Photographs of unearthly places nearly always capture my attention—especially when they’re of earthly places. It’s not hard to understand why storytelling is such an integral part of our culture when you see pictures like these. Even the names of these places evoke tales of wonder.
The Door to Hell
Also known as the Gates of Hell and the Crater of Fire, Darvaza Crater is located in Derweze, Turkmenistan. Darvasa doesn’t have a great story…yet. It’s a natural gas field that collapsed into a cavern in the early 1970s and was set alight to prevent the spread of methane. It’s still burning today and serves as a popular tourist attraction. The name, however, inspires all sorts of stories. This place has been burning for over forty years. Who knows what changes have been wrought within? Perhaps it really is a path to the underworld.
I named this one. Photographer James Jordan calls it Moonrise over Evanstan, Illinois. Apparently he doesn’t see the broken pylons as the remains of a mountain top fort or what’s left of a forest after a drive of dragons has passed. This could be the sight that greets our adventurers when they crest the last hill. Or, it could be the promontory sailors warned them about. The home of sirens and sea serpents. Or, maybe he does. 🙂
Night and Day
Nick Venton takes gorgeous photographs and obviously has a vision and a story to tell with each one. What I love about this is the juxtaposition of night and day. Taken at sunset, it shows the last part of the day with the night taking over (to paraphrase the photographer’s words). When I look at this photo, I see a planet with two suns. One is setting and the second is rising. The scenery in the foreground is full of stories too. It’s another lake shrouded in mist, but with a little squint or a bit of imagination, that could all be clouds. What lurks below? Or, if that is water, is this an ocean planet? Perhaps it’s a rare thing for the inhabitants to venture above the surface, so sit on those rocks and look at the light of two suns.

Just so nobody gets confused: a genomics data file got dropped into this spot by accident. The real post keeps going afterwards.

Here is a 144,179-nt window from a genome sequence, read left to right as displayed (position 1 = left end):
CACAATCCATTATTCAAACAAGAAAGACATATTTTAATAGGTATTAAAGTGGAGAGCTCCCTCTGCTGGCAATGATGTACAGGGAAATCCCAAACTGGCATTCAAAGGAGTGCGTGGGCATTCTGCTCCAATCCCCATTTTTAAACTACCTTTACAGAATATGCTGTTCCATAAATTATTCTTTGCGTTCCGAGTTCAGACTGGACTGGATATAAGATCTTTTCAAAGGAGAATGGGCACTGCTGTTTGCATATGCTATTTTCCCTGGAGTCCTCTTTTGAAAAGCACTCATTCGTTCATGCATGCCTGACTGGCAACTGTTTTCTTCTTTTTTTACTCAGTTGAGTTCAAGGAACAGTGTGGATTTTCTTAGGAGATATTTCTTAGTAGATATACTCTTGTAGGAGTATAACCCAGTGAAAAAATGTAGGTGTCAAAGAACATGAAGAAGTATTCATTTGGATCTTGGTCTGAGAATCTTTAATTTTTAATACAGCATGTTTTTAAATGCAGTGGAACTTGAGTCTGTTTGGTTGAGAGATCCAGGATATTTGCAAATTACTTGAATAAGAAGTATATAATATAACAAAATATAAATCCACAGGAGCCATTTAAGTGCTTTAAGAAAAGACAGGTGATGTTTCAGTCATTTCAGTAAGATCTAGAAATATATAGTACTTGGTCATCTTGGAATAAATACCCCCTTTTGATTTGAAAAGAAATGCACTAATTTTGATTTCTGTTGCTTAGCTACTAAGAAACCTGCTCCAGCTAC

There is a science fiction novel about a planet with mysterious lines crisscrossing a vast plane. The story follows the investigation of these lines. I wish I could remember the book. I thought it was by Stanislaw Lem, but I can’t find anything like that in his bibliography. Anyway! That’s what I see when I look at photos of the Tessellated Pavement. I didn’t always see an alien landscape, but I have always been fascinated by this place. It’s at Eaglehawk Neck in Tasmania and it was one of my favourite places to visit as a kid. Even then, my imagination was tickled. The formation of tessellations can be explained by fairly simple geology. It’s no great mystery. But it is nice to picture the pathway to a hidden destination or perhaps a city that no longer exists.
To check out my other posts on otherworldly landscapes and photographs that inspire the imagination, look under the photography tag.